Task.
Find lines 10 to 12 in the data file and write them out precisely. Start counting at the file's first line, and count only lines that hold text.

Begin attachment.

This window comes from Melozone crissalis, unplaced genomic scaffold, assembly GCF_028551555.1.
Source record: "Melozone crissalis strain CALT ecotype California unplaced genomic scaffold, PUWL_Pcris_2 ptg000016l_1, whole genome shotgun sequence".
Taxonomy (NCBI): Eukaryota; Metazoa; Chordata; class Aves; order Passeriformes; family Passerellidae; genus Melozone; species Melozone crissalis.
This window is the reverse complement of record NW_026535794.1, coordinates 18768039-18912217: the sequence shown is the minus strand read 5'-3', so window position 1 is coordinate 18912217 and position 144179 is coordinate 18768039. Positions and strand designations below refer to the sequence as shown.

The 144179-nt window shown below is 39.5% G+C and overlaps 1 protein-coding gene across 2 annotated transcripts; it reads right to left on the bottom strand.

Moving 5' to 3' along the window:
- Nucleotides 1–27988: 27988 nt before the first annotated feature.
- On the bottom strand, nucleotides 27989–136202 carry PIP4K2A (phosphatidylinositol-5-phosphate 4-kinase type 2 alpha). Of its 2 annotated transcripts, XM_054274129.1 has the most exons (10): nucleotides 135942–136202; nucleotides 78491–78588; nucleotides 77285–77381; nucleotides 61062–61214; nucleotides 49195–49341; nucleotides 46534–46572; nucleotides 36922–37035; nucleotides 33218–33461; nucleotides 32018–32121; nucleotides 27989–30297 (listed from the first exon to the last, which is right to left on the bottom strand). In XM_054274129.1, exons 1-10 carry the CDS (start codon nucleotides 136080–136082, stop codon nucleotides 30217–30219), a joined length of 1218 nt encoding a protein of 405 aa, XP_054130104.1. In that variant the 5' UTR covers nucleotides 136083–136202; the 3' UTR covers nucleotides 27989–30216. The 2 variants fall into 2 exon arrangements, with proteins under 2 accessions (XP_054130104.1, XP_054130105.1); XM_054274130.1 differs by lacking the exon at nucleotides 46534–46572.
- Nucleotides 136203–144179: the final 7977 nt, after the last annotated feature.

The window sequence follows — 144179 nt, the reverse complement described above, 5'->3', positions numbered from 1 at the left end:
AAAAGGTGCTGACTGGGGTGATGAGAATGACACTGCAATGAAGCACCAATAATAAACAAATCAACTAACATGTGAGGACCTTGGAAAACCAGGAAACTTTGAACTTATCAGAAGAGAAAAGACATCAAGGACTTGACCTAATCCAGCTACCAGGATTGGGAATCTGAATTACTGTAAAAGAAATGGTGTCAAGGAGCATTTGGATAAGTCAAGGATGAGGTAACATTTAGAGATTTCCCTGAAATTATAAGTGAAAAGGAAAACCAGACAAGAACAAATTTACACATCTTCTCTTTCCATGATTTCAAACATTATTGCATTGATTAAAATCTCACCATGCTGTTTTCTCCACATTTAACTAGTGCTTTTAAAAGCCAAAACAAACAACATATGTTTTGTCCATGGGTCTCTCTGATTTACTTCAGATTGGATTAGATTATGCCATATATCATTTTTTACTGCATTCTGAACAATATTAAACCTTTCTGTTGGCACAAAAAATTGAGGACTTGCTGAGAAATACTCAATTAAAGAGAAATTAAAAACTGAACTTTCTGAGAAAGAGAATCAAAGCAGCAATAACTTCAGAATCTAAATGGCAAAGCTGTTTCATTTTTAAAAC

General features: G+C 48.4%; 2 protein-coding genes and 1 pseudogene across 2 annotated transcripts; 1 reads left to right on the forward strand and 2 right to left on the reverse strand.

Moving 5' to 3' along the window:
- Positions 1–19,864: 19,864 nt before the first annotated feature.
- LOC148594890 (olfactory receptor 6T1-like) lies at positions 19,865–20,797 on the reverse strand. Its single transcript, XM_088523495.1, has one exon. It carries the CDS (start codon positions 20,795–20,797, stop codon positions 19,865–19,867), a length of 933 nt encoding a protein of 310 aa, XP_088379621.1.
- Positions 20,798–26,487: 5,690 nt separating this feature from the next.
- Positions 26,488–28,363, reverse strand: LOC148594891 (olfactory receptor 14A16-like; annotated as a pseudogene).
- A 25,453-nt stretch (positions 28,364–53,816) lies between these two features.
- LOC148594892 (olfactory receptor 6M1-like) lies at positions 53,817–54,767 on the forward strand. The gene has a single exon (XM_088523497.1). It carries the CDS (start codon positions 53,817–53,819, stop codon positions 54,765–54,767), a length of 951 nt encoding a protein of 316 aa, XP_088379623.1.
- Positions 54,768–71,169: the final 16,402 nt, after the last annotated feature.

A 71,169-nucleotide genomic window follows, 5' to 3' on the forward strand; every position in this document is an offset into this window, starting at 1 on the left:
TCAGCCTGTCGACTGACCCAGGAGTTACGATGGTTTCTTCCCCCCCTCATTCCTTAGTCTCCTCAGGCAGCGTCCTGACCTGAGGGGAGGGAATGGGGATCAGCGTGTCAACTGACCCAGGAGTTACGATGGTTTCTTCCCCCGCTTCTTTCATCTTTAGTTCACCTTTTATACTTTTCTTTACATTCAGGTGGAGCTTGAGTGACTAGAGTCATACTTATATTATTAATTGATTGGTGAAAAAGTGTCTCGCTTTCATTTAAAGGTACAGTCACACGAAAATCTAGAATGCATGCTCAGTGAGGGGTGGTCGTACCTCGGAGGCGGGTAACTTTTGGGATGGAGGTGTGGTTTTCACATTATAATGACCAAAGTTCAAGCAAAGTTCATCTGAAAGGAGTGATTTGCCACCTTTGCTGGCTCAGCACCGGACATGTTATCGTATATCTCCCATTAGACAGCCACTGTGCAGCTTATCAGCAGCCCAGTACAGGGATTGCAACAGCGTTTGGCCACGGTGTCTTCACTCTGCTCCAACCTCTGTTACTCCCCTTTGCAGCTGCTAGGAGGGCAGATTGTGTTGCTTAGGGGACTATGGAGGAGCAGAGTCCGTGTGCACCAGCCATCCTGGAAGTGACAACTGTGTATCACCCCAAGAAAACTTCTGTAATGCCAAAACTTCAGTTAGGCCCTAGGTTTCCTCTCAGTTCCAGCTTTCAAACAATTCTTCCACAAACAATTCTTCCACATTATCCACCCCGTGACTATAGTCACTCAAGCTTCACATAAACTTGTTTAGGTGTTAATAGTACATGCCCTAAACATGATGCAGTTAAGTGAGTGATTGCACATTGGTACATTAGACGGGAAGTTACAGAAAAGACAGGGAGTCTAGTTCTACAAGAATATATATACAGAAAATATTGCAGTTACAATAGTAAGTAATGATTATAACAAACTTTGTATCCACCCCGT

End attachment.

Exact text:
The window sequence follows — 144179 nt, the reverse complement described above, 5'->3', positions numbered from 1 at the left end:
AAAAGGTGCTGACTGGGGTGATGAGAATGACACTGCAATGAAGCACCAATAATAAACAAATCAACTAACATGTGAGGACCTTGGAAAACCAGGAAACTTTGAACTTATCAGAAGAGAAAAGACATCAAGGACTTGACCTAATCCAGCTACCAGGATTGGGAATCTGAATTACTGTAAAAGAAATGGTGTCAAGGAGCATTTGGATAAGTCAAGGATGAGGTAACATTTAGAGATTTCCCTGAAATTATAAGTGAAAAGGAAAACCAGACAAGAACAAATTTACACATCTTCTCTTTCCATGATTTCAAACATTATTGCATTGATTAAAATCTCACCATGCTGTTTTCTCCACATTTAACTAGTGCTTTTAAAAGCCAAAACAAACAACATATGTTTTGTCCATGGGTCTCTCTGATTTACTTCAGATTGGATTAGATTATGCCATATATCATTTTTTACTGCATTCTGAACAATATTAAACCTTTCTGTTGGCACAAAAAATTGAGGACTTGCTGAGAAATACTCAATTAAAGAGAAATTAAAAACTGAACTTTCTGAGAAAGAGAATCAAAGCAGCAATAACTTCAGAATCTAAATGGCAAAGCTGTTTCATTTTTAAAAC

General features: G+C 48.4%; 2 protein-coding genes and 1 pseudogene across 2 annotated transcripts; 1 reads left to right on the forward strand and 2 right to left on the reverse strand.